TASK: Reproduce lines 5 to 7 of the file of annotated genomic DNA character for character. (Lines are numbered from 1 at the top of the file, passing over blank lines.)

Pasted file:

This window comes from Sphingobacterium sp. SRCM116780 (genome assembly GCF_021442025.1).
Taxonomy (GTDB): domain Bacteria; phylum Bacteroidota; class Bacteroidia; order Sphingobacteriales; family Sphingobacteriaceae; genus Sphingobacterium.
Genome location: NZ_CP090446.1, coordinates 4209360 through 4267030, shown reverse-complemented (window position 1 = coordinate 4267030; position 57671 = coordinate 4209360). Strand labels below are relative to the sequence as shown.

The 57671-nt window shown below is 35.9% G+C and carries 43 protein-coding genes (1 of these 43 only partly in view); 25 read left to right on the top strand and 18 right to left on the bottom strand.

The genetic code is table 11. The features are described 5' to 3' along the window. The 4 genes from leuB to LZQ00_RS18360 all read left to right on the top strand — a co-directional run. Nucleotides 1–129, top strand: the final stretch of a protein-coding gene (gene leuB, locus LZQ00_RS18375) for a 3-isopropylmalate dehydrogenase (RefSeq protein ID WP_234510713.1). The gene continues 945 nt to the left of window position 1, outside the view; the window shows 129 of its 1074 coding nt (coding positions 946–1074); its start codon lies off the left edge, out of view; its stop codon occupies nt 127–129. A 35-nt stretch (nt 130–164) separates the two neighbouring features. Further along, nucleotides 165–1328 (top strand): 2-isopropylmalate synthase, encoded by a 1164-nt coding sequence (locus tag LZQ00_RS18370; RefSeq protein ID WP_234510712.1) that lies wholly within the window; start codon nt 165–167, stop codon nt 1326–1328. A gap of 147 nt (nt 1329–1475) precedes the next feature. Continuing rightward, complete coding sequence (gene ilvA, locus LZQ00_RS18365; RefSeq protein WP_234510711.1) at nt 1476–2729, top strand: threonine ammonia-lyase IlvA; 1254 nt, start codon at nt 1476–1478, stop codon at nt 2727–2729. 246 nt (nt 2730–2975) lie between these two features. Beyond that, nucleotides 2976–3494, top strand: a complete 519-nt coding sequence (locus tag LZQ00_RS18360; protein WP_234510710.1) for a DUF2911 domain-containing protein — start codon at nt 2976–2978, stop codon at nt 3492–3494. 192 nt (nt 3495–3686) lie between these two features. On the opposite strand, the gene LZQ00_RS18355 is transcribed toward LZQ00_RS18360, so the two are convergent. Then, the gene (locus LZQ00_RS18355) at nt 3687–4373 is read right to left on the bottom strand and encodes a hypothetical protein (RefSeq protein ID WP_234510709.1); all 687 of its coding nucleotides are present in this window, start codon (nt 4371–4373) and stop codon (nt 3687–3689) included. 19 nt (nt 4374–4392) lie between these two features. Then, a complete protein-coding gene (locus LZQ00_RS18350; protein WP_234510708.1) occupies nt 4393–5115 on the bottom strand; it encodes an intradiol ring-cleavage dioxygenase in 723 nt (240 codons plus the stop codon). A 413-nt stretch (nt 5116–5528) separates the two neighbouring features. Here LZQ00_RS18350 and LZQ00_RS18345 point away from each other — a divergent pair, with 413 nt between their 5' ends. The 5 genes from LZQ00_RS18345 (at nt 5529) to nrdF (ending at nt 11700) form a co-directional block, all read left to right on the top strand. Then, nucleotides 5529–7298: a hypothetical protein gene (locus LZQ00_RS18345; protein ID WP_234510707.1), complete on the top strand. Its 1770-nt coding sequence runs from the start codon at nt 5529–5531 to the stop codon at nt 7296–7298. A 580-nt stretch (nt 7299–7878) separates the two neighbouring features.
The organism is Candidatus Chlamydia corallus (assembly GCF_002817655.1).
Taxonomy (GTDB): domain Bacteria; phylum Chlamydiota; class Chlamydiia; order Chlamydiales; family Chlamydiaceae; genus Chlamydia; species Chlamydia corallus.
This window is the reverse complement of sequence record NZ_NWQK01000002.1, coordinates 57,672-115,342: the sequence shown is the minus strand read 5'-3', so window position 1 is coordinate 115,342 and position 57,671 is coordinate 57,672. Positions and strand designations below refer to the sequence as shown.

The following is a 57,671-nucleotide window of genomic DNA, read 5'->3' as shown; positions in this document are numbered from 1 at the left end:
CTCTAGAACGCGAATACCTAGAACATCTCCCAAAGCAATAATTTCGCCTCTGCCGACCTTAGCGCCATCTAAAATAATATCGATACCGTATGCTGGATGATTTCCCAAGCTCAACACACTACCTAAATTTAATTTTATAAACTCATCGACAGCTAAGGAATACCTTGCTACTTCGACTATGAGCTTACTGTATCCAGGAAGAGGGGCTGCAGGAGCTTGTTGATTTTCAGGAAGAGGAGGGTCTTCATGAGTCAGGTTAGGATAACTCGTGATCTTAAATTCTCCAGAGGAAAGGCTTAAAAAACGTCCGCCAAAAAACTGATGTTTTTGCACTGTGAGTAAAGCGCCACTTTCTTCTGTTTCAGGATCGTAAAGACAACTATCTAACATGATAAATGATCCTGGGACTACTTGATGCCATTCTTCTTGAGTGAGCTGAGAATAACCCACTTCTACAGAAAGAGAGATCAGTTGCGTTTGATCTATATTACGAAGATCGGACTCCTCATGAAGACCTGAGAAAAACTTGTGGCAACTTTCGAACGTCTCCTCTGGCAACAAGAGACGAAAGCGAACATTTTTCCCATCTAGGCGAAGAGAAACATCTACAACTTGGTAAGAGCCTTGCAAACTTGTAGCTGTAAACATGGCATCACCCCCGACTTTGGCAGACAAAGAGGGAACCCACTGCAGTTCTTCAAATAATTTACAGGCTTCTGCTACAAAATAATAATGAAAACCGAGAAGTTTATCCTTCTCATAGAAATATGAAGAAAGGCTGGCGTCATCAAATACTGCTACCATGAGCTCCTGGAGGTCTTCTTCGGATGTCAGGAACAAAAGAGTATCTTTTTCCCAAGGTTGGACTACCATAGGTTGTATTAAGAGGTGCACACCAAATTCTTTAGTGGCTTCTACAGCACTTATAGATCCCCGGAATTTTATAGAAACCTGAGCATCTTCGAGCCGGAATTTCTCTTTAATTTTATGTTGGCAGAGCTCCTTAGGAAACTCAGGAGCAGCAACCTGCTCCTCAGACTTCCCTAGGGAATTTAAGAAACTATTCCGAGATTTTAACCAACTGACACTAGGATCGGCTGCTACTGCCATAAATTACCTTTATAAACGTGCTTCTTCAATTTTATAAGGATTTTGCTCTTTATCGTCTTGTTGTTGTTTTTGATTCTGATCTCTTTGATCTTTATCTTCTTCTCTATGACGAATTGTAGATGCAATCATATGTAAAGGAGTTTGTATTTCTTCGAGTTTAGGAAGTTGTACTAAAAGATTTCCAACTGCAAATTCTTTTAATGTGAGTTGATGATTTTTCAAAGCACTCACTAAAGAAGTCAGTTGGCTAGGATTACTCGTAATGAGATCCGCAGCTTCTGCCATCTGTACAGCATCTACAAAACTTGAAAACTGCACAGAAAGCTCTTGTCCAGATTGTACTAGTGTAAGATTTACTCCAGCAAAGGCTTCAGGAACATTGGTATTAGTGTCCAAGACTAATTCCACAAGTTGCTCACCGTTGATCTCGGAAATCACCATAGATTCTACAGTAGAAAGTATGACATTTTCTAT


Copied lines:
The genetic code is table 11. The features are described 5' to 3' along the window. The 4 genes from leuB to LZQ00_RS18360 all read left to right on the top strand — a co-directional run. Nucleotides 1–129, top strand: the final stretch of a protein-coding gene (gene leuB, locus LZQ00_RS18375) for a 3-isopropylmalate dehydrogenase (RefSeq protein ID WP_234510713.1). The gene continues 945 nt to the left of window position 1, outside the view; the window shows 129 of its 1074 coding nt (coding positions 946–1074); its start codon lies off the left edge, out of view; its stop codon occupies nt 127–129. A 35-nt stretch (nt 130–164) separates the two neighbouring features. Further along, nucleotides 165–1328 (top strand): 2-isopropylmalate synthase, encoded by a 1164-nt coding sequence (locus tag LZQ00_RS18370; RefSeq protein ID WP_234510712.1) that lies wholly within the window; start codon nt 165–167, stop codon nt 1326–1328. A gap of 147 nt (nt 1329–1475) precedes the next feature. Continuing rightward, complete coding sequence (gene ilvA, locus LZQ00_RS18365; RefSeq protein WP_234510711.1) at nt 1476–2729, top strand: threonine ammonia-lyase IlvA; 1254 nt, start codon at nt 1476–1478, stop codon at nt 2727–2729. 246 nt (nt 2730–2975) lie between these two features. Beyond that, nucleotides 2976–3494, top strand: a complete 519-nt coding sequence (locus tag LZQ00_RS18360; protein WP_234510710.1) for a DUF2911 domain-containing protein — start codon at nt 2976–2978, stop codon at nt 3492–3494. 192 nt (nt 3495–3686) lie between these two features. On the opposite strand, the gene LZQ00_RS18355 is transcribed toward LZQ00_RS18360, so the two are convergent. Then, the gene (locus LZQ00_RS18355) at nt 3687–4373 is read right to left on the bottom strand and encodes a hypothetical protein (RefSeq protein ID WP_234510709.1); all 687 of its coding nucleotides are present in this window, start codon (nt 4371–4373) and stop codon (nt 3687–3689) included. 19 nt (nt 4374–4392) lie between these two features. Then, a complete protein-coding gene (locus LZQ00_RS18350; protein WP_234510708.1) occupies nt 4393–5115 on the bottom strand; it encodes an intradiol ring-cleavage dioxygenase in 723 nt (240 codons plus the stop codon). A 413-nt stretch (nt 5116–5528) separates the two neighbouring features. Here LZQ00_RS18350 and LZQ00_RS18345 point away from each other — a divergent pair, with 413 nt between their 5' ends. The 5 genes from LZQ00_RS18345 (at nt 5529) to nrdF (ending at nt 11700) form a co-directional block, all read left to right on the top strand. Then, nucleotides 5529–7298: a hypothetical protein gene (locus LZQ00_RS18345; protein ID WP_234510707.1), complete on the top strand. Its 1770-nt coding sequence runs from the start codon at nt 5529–5531 to the stop codon at nt 7296–7298. A 580-nt stretch (nt 7299–7878) separates the two neighbouring features.
The organism is Candidatus Chlamydia corallus (assembly GCF_002817655.1).
Taxonomy (GTDB): domain Bacteria; phylum Chlamydiota; class Chlamydiia; order Chlamydiales; family Chlamydiaceae; genus Chlamydia; species Chlamydia corallus.